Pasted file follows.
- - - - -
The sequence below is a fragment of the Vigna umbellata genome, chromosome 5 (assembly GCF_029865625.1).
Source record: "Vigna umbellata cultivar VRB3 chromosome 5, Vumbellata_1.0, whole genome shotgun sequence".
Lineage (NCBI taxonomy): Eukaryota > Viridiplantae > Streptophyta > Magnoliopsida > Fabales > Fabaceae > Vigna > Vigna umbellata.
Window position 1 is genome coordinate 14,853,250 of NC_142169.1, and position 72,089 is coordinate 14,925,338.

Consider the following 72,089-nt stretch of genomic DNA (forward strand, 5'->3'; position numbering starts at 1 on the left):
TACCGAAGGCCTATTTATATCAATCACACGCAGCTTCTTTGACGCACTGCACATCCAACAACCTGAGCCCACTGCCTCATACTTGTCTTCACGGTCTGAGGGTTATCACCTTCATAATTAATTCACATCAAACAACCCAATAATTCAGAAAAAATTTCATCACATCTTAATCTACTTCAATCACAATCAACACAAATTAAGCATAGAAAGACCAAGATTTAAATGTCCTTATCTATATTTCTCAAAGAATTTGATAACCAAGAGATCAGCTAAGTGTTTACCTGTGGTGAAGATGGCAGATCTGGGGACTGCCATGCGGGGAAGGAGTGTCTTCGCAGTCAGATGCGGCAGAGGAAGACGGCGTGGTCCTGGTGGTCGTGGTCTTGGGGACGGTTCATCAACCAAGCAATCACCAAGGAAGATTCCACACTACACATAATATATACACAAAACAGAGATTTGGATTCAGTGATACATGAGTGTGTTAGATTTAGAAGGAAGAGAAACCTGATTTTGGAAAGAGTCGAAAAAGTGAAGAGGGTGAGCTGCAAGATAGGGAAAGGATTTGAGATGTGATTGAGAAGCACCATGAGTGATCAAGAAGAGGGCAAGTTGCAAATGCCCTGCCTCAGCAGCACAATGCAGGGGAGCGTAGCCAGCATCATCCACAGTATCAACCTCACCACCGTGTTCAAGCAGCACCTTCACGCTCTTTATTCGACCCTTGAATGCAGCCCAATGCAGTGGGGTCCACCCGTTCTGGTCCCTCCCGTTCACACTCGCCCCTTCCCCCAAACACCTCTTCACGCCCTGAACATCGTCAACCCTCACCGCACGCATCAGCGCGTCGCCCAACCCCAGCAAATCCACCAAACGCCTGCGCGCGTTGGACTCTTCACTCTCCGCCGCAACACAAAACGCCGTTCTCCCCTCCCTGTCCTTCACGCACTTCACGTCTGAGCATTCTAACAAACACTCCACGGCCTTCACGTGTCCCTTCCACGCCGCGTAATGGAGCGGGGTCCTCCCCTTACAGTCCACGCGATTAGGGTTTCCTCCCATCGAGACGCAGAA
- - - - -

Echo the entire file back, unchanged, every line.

The sequence below is a fragment of the Vigna umbellata genome, chromosome 5 (assembly GCF_029865625.1).
Source record: "Vigna umbellata cultivar VRB3 chromosome 5, Vumbellata_1.0, whole genome shotgun sequence".
Lineage (NCBI taxonomy): Eukaryota > Viridiplantae > Streptophyta > Magnoliopsida > Fabales > Fabaceae > Vigna > Vigna umbellata.
Window position 1 is genome coordinate 14,853,250 of NC_142169.1, and position 72,089 is coordinate 14,925,338.

Consider the following 72,089-nt stretch of genomic DNA (forward strand, 5'->3'; position numbering starts at 1 on the left):
TACCGAAGGCCTATTTATATCAATCACACGCAGCTTCTTTGACGCACTGCACATCCAACAACCTGAGCCCACTGCCTCATACTTGTCTTCACGGTCTGAGGGTTATCACCTTCATAATTAATTCACATCAAACAACCCAATAATTCAGAAAAAATTTCATCACATCTTAATCTACTTCAATCACAATCAACACAAATTAAGCATAGAAAGACCAAGATTTAAATGTCCTTATCTATATTTCTCAAAGAATTTGATAACCAAGAGATCAGCTAAGTGTTTACCTGTGGTGAAGATGGCAGATCTGGGGACTGCCATGCGGGGAAGGAGTGTCTTCGCAGTCAGATGCGGCAGAGGAAGACGGCGTGGTCCTGGTGGTCGTGGTCTTGGGGACGGTTCATCAACCAAGCAATCACCAAGGAAGATTCCACACTACACATAATATATACACAAAACAGAGATTTGGATTCAGTGATACATGAGTGTGTTAGATTTAGAAGGAAGAGAAACCTGATTTTGGAAAGAGTCGAAAAAGTGAAGAGGGTGAGCTGCAAGATAGGGAAAGGATTTGAGATGTGATTGAGAAGCACCATGAGTGATCAAGAAGAGGGCAAGTTGCAAATGCCCTGCCTCAGCAGCACAATGCAGGGGAGCGTAGCCAGCATCATCCACAGTATCAACCTCACCACCGTGTTCAAGCAGCACCTTCACGCTCTTTATTCGACCCTTGAATGCAGCCCAATGCAGTGGGGTCCACCCGTTCTGGTCCCTCCCGTTCACACTCGCCCCTTCCCCCAAACACCTCTTCACGCCCTGAACATCGTCAACCCTCACCGCACGCATCAGCGCGTCGCCCAACCCCAGCAAATCCACCAAACGCCTGCGCGCGTTGGACTCTTCACTCTCCGCCGCAACACAAAACGCCGTTCTCCCCTCCCTGTCCTTCACGCACTTCACGTCTGAGCATTCTAACAAACACTCCACGGCCTTCACGTGTCCCTTCCACGCCGCGTAATGGAGCGGGGTCCTCCCCTTACAGTCCACGCGATTAGGGTTTCCTCCCATCGAGACGCAGAA